The deer family is quite large, with 47 species, and includes caribou, elk, moose and wapiti. They are cloven-hoofed ungulates identified by their antlers, long bodies and necks, slender legs and small tails.
Deer range from very large to very small. The smallest deer is the Southern pudu, according to the ARKive project. It weighs only around 20 lbs. (9 kilograms) and gets to be only around 14 inches (36 centimeters) tall when fully grown. [Related: Oh, You Deer: Newborn Mini Fawn Is Seriously Cute]
The world's largest deer, extinct as of 11,000 years ago, was the Irish deer. It reached a massive 7 feet (2.1 meters) from hooves to shoulder, and its antlers spanned up to 12 feet (3.65 m), according to the University of California Museum of Paleontology. The largest living deer is the moose. It can grow up to 6.5 feet (2 m) from hoof to shoulder and weigh around 1,800 lbs. (820 kg).
All deer species have antlers, except for the Chinese water deer. Except for caribou, only males have antlers. Antlers grow from boney supporting structures called pedicels, according to the University of Michigan's Animal Diversity Web (ADW). They are covered in "velvet," which is rich in nerves and blood vessels. When the antlers are fully grown, the velvet dies and the deer will rub it off against a tree or other vegetation.
Some deer, such as muntjacs, have short spikes as antlers. Other species, like moose, have large branched structures. Males use their antlers in competition during mating season and shed them soon after.
Deer are found all over the world, with the exception of Australia and Antarctica. While other continents have a wide array of deer, Africa only has one, the Barbary red deer, according to ADW. The Southern pudu is native to Chile and Argentina. A deer common to North and South America is the white-tailed deer.
Deer are found in many different ecosystems. They live in wetlands, deciduous forests, grasslands, rain forests, arid scrublands and mountains. Sometimes, when human civilizations get too close to home, deer will even make themselves comfortable in urban settings.
Deer are very social and travel in groups called herds. The herd is often led by a dominant male, though with some species the herds are segregated by sex. Sometimes the females will have their own herd and the males will have a separate herd. In other cases, a female herd is watched over by a herd of males. Some caribou herds can have as many as 100,000 members, according to ADW.
Most deer are active throughout the day, though their most active times are during sunrise and dusk. They spend their days foraging for food.
Deer are herbivores; they only eat vegetation. For the most part, a deer's diet consists of grass, small shrubs and leaves, though they will forage in trash bins and in gardens if they cannot find the vegetation they need elsewhere.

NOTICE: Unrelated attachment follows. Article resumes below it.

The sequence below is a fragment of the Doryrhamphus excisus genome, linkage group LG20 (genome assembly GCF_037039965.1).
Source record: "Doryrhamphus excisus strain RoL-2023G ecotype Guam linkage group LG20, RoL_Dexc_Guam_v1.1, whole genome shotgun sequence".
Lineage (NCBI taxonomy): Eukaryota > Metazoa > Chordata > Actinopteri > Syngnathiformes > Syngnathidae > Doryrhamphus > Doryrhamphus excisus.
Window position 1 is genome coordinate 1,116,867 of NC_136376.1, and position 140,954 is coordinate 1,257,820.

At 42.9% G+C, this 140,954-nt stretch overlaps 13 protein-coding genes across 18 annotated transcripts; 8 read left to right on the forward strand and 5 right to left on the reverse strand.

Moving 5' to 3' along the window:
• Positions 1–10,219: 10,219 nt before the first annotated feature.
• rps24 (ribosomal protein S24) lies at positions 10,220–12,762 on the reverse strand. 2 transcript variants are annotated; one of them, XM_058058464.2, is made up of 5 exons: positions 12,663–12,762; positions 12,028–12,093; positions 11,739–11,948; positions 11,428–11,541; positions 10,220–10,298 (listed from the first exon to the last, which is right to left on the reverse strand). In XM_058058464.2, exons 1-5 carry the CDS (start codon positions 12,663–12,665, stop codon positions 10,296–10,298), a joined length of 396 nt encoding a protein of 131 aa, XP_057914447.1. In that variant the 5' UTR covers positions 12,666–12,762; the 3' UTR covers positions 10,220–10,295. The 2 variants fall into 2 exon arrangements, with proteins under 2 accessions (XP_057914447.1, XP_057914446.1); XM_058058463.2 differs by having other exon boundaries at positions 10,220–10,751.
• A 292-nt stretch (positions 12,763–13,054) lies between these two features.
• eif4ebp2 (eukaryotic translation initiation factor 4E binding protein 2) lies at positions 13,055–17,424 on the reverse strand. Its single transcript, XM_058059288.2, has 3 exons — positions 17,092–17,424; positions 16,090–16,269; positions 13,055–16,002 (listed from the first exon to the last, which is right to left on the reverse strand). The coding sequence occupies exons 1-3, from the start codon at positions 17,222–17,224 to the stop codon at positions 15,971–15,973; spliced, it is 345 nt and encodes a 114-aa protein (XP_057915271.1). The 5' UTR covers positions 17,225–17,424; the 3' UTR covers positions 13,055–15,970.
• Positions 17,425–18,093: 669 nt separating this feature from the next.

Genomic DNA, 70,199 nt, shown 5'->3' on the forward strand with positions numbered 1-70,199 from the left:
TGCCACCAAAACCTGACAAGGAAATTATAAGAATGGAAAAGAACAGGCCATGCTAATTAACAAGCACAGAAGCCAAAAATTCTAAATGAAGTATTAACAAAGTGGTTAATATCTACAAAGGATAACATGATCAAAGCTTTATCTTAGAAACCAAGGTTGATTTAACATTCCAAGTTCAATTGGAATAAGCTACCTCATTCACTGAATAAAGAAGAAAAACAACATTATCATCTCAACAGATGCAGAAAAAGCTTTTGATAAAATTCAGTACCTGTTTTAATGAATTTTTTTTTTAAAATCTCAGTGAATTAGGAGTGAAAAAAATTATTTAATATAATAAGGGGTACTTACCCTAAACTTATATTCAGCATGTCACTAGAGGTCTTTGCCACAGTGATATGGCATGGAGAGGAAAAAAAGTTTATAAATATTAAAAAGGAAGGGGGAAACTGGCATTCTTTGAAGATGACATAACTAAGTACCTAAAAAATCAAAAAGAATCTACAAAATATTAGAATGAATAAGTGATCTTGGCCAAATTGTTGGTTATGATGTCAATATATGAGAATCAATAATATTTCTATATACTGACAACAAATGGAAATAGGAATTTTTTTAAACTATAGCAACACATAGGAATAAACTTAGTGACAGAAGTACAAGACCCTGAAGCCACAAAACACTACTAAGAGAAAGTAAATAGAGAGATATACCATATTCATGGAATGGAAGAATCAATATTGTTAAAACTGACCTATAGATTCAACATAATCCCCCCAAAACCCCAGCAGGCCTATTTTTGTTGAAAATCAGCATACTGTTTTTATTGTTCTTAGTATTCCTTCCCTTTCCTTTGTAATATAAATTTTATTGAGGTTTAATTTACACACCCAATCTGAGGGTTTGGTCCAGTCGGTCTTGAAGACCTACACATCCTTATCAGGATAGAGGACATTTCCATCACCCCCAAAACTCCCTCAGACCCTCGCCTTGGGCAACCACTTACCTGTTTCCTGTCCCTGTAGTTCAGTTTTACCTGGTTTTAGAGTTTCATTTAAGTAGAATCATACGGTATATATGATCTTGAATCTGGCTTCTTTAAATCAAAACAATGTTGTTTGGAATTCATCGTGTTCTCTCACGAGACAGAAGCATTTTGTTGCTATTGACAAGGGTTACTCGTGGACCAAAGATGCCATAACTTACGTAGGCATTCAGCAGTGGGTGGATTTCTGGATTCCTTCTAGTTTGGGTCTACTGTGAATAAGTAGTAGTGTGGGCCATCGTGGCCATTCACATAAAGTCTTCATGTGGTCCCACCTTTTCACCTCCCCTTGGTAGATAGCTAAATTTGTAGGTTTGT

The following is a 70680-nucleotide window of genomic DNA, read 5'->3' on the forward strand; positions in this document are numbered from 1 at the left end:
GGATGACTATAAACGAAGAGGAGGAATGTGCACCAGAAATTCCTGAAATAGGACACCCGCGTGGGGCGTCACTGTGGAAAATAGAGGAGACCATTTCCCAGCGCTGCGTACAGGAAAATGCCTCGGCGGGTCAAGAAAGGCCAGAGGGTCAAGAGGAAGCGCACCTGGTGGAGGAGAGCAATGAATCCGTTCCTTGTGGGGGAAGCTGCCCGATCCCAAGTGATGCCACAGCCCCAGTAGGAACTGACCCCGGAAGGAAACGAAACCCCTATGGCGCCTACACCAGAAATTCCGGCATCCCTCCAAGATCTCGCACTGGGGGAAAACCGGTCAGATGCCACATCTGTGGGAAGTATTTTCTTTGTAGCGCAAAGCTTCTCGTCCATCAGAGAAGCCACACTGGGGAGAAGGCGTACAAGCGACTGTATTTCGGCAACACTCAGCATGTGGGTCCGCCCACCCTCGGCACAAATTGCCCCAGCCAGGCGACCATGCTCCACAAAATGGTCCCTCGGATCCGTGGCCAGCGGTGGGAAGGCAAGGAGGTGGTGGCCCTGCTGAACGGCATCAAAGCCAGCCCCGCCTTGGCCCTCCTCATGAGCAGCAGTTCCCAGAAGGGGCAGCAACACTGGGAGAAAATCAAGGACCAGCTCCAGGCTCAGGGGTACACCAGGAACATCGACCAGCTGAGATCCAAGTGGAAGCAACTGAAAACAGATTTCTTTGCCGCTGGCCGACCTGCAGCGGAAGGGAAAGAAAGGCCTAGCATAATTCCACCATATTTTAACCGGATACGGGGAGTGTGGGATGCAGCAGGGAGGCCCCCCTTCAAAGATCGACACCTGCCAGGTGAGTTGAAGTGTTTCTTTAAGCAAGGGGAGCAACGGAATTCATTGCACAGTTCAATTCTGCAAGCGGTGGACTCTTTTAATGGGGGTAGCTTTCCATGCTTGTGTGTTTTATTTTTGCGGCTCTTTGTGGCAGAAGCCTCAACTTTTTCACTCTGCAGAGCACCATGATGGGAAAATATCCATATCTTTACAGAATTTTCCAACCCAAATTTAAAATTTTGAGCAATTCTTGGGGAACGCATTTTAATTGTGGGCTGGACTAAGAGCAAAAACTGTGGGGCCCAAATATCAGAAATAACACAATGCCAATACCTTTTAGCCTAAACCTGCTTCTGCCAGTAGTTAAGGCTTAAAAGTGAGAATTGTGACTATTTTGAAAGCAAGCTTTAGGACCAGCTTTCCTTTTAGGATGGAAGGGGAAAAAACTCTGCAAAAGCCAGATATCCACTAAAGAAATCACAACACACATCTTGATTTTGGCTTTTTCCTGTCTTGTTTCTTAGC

Though not common, some deer are monogamous, such as the European Roe deer. When a deer breeds depends on where it lives. Deer in temperate areas breed during late autumn or early winter. Deer that live in lower latitudes breed from late spring into early summer. Deer that live in tropical climates mate whenever they want, which could be several times per year.
Deer carry their young for a gestation period of 180 to 240 days. Usually, the larger the deer, the longer the mother carries it in her womb. Deer usually only have one to three young at a time and these young are called fawns. Some of the large deer babies are also called calves.
Deer range in color from dark to very light brown, according to ADW, and fawns are born with white spots to help camouflage them from predators. Fawns are weaned at two to five months of age. Deer are unable to fully mature unless they reach a certain size, though how big they need to be varies depending on species. Overall, most deer live 11 to 12 years, though many die long before then due to predators or environmental dangers such as collisions with cars.
The taxonomy of deer, according to the Integrated Taxonomic Information System (ITIS), is:
Subfamilies & genera:
- Capreolinae: Alces, Blastocerus, Capreolus, Hippocamelus, Mazama, Odocoileus, Ozotoceros, Pudu, Rangifer
- Cervinae: Axis, Cervus, Dama, Elaphodus, Elaphurus, Muntiacus, Przewalskium, Rucervus, Rusa
- Hydropotinae: Hydropotes
Species (47), including:
- Alces alces (moose)
- Odocoileus virginianus (white-tailed deer)
- Rangifer tarandus (reindeer / caribou)
- Pudu puda (Southern pudu)
- Cervus elaphus (elk, wapiti, red deer)
- Cervus nippon (Sika deer)
- Muntiacus muntjak (Indian muntjac)
- Hydropotes inermis (Chinese water deer)
According to the International Union for Conservation of Nature (IUCN), many deer species are currently endangered. The IUCN's Red List of Threatened Species includes the Calamian deer, Bawean deer, hog deer, Persian Fallow deer and the Chinanteco deer. The Père David's deer is extinct in the wild and now can only be found in captive populations, according to the IUCN.
No magic here. Reindeer are actually caribou, according to the San Diego Zoo.
The Chinese water deer is the only species that doesn't shed its antlers, because it doesn't have any. Instead, it has very long canine teeth that it uses to attract mates.
Deer have one main stomach and three "false stomachs." Like cows, they chew their cud to fully digest their food.